# A group isomorphic to its automorphism group

We consider a group $$G$$ and we look at its automorphism group $$\text{Aut}(G)$$. Can $$G$$ be isomorphic to
$$\text{Aut}(G)$$?
The answer is positive and we’ll prove that it is the case for the symmetric group $$S_3$$.

Consider the morphism $\begin{array}{l|rcl} \Phi : & S_3 & \longrightarrow & \text{Aut}(S_3) \\ & a & \longmapsto & \varphi_a \end{array}$
where $$\varphi_a$$ is the inner automorphism $$\varphi_a : x \mapsto a^{-1}xa$$. It is easy to verify that $$\Phi$$ is indeed a group morphism. The kernel of $$\Phi$$ is the center of $$S_3$$ which is having the identity for only element. Hence $$\Phi$$ is one-to-one and $$S_3 \simeq \Phi(S_3)$$. Therefore it is sufficient to prove that $$\Phi$$ is onto. As $$|S_3|=6$$, we’ll be finished if we prove that $$|\text{Aut}(S_3)|=6$$.

Generally, for $$G_1,G_2$$ groups and $$f : G_1 \to G_2$$ a one-to-one group morphism, the image of an element $$x$$ of order $$k$$ is an element $$f(x)$$ having the same order $$k$$. So for $$\varphi \in \text{Aut}(S_3)$$ the image of a transposition is a transposition. As the transpositions $$\{(1 \ 2), (1 \ 3), (2 \ 3)\}$$ generate $$(S_3)$$, $$\varphi$$ is completely defined by $$\{\varphi((1 \ 2)), \varphi((1 \ 3)), \varphi((2 \ 3))\}$$. We have 3 choices to define the image of $$(1 \ 2)$$ under $$\varphi$$ and then 2 choices for the image of $$(1 \ 3)$$ under $$\varphi$$. The image of $$(2 \ 3)$$ under $$\varphi$$ is the remaining transposition.

Finally, we have proven that $$|\text{Aut}(S_3)|=6$$ as desired and $$S_3 \simeq \text{Aut}(S_3)$$.

# Playing with interior and closure

Let’s play with the closure and the interior of sets.

To start the play, we consider a topological space $$E$$ and denote for any subspace $$A \subset E$$: $$\overline{A}$$ the closure of $$A$$ and $$\overset{\circ}{A}$$ the interior of $$A$$.

### Warm up with the closure operator

For $$A,B$$ subsets of $$E$$, the following results hold: $$\overline{\overline{A}}=\overline{A}$$, $$A \subset B \Rightarrow \overline{A} \subset \overline{B}$$, $$\overline{A \cup B} = \overline{A} \cup \overline{B}$$ and $$\overline{A \cap B} \subset \overline{A} \cap \overline{B}$$.

Let’s prove it.
$$\overline{A}$$ being closed, it is equal to its closure and $$\overline{\overline{A}}=\overline{A}$$.

Suppose that $$A \subset B$$. As $$B \subset \overline{B}$$, we have $$A \subset \overline{B}$$. Also, $$\overline{B}$$ is closed so it contains $$\overline{A}$$, which proves $$\overline{A} \subset \overline{B}$$.

Let’s consider $$A,B \in E$$ two subsets. As $$A \subset A \cup B$$, we have $$\overline{A} \subset \overline{A \cup B}$$ and similarly $$\overline{B} \subset \overline{A \cup B}$$. Hence $$\overline{A} \cup \overline{B} \subset \overline{A \cup B}$$. Conversely, $$A \cup B \subset \overline{A} \cup \overline{B}$$ and $$\overline{A} \cup \overline{B}$$ is closed. So $$\overline{A \cup B} \subset \overline{A} \cup \overline{B}$$ and finally $$\overline{A \cup B} = \overline{A} \cup \overline{B}$$.

Regarding the inclusion $$\overline{A \cap B} \subset \overline{A} \cap \overline{B}$$, we notice that $$A \cap B \subset \overline{A} \cap \overline{B}$$ and that $$\overline{A} \cap \overline{B}$$ is closed to get the conclusion.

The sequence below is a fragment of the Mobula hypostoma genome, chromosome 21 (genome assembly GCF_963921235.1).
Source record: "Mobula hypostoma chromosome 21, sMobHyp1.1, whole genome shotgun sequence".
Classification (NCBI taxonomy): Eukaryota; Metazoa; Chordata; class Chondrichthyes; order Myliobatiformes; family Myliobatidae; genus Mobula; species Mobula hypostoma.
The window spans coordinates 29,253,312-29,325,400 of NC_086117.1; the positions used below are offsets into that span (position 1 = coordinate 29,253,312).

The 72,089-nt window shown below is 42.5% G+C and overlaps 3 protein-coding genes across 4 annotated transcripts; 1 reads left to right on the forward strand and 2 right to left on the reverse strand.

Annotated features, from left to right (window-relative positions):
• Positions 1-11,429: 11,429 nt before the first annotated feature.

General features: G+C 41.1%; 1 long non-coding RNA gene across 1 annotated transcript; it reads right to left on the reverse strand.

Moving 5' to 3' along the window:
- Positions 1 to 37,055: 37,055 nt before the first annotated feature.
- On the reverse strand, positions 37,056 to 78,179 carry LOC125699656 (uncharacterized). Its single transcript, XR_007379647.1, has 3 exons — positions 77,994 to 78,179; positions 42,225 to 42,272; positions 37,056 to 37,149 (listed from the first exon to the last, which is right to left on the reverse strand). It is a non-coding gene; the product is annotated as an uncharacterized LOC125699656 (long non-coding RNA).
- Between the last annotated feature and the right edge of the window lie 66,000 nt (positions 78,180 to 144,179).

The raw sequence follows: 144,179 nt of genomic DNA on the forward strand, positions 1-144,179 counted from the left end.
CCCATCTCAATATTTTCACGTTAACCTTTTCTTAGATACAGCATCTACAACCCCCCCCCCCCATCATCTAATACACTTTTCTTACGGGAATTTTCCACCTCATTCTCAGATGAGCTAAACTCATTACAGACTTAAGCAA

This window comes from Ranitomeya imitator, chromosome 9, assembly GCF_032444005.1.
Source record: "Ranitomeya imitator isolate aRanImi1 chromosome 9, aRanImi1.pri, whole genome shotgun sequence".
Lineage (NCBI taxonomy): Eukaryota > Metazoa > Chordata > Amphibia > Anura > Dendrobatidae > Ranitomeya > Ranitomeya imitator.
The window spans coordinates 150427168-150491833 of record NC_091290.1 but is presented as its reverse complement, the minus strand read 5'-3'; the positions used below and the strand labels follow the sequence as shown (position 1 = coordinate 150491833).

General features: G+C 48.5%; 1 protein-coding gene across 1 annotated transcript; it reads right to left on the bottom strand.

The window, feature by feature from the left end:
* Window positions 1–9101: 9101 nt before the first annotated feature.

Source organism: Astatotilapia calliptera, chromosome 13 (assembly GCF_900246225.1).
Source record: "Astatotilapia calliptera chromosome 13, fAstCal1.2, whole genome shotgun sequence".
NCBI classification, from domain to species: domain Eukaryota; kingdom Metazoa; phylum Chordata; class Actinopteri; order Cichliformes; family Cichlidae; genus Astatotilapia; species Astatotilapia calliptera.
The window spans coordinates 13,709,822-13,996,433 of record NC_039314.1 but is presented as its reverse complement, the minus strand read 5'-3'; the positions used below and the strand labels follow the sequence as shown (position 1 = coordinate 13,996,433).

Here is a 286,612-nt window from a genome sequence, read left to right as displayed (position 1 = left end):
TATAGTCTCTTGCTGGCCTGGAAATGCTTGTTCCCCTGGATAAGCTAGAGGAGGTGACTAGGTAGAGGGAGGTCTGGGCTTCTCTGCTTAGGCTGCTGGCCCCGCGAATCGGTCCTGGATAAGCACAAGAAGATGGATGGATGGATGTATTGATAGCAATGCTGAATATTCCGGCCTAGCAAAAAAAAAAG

However, the implication $$\overline{A} \subset \overline{B} \Rightarrow A \subset B$$ doesn’t hold. For a counterexample, consider the space $$E=\mathbb R$$ equipped with the topology induced by the absolute value distance and take $$A=[0,1)$$, $$B=(0,1]$$. We have $$\overline{A}=\overline{B}=[0,1]$$.

The equality $$\overline{A} \cap \overline{B} = \overline{A \cap B}$$ doesn’t hold as well. For the proof, just consider $$A=[0,1)$$ and $$B=(1,2]$$. Continue reading Playing with interior and closure

# A discontinuous real convex function

Consider a function $$f$$ defined on a real interval $$I \subset \mathbb R$$. $$f$$ is called convex if: $\forall x, y \in I \ \forall \lambda \in [0,1]: \ f((1-\lambda)x+\lambda y) \le (1-\lambda) f(x) + \lambda f(y)$

Suppose that $$I$$ is a closed interval: $$I=[a,b]$$ with $$a < b$$. For $$a < s < t < u < b$$ one can prove that: $\frac{f(t)-f(s)}{t-s}\le \frac{f(u)-f(s)}{u-s}\le\frac{f(u)-f(t)}{u-t}.$ It follows from those relations that $$f$$ has left-hand and right-hand derivatives at each point of the interior of $$I$$. And therefore that $$f$$ is continuous at each point of the interior of $$I$$.
Is a convex function defined on an interval $$I$$ continuous at all points of the interval? That might not be the case and a simple example is the function: $\begin{array}{l|rcl} f : & [0,1] & \longrightarrow & \mathbb R \\ & x & \longmapsto & 0 \text{ for } x \in (0,1) \\ & x & \longmapsto & 1 \text{ else}\end{array}$

It can be easily verified that $$f$$ is convex. However, $$f$$ is not continuous at $$0$$ and $$1$$.

# Is the quotient group of a finite group always isomorphic to a subgroup?

Given a normal subgroup $$H$$ of a finite group $$G$$, is $$G/H$$ always isomorphic to a subgroup $$K \le G$$?

### The case of an abelian group

According to the fundamental theorem of finite abelian groups, every finite abelian group $$G$$ can be expressed as the direct sum of cyclic subgroups of prime-power order: $G \simeq \bigoplus_{i=1}^u \mathbb{Z}_{p_i^{\alpha_i}}$ where $$p_1, \dots , p_u$$ are primes and $$\alpha_1, \dots , \alpha_u$$ non zero integers.

If $$H \le G$$ we have $H \simeq \bigoplus_{i=1}^u \mathbb{Z}_{p_i^{\beta_i}}$ with $$0 \le \beta_1 \le \alpha_1, \dots, 0 \le \beta_u \le \alpha_u$$. Then $G/H \simeq \bigoplus_{i=1}^u \mathbb{Z}_{p_i^{\alpha_i-\beta_i}}$ which is a subgroup of $$G$$.

If $$G$$ is not abelian, then $$G/H$$ might not be isomorphic to a subgroup of $$G$$. Continue reading Is the quotient group of a finite group always isomorphic to a subgroup?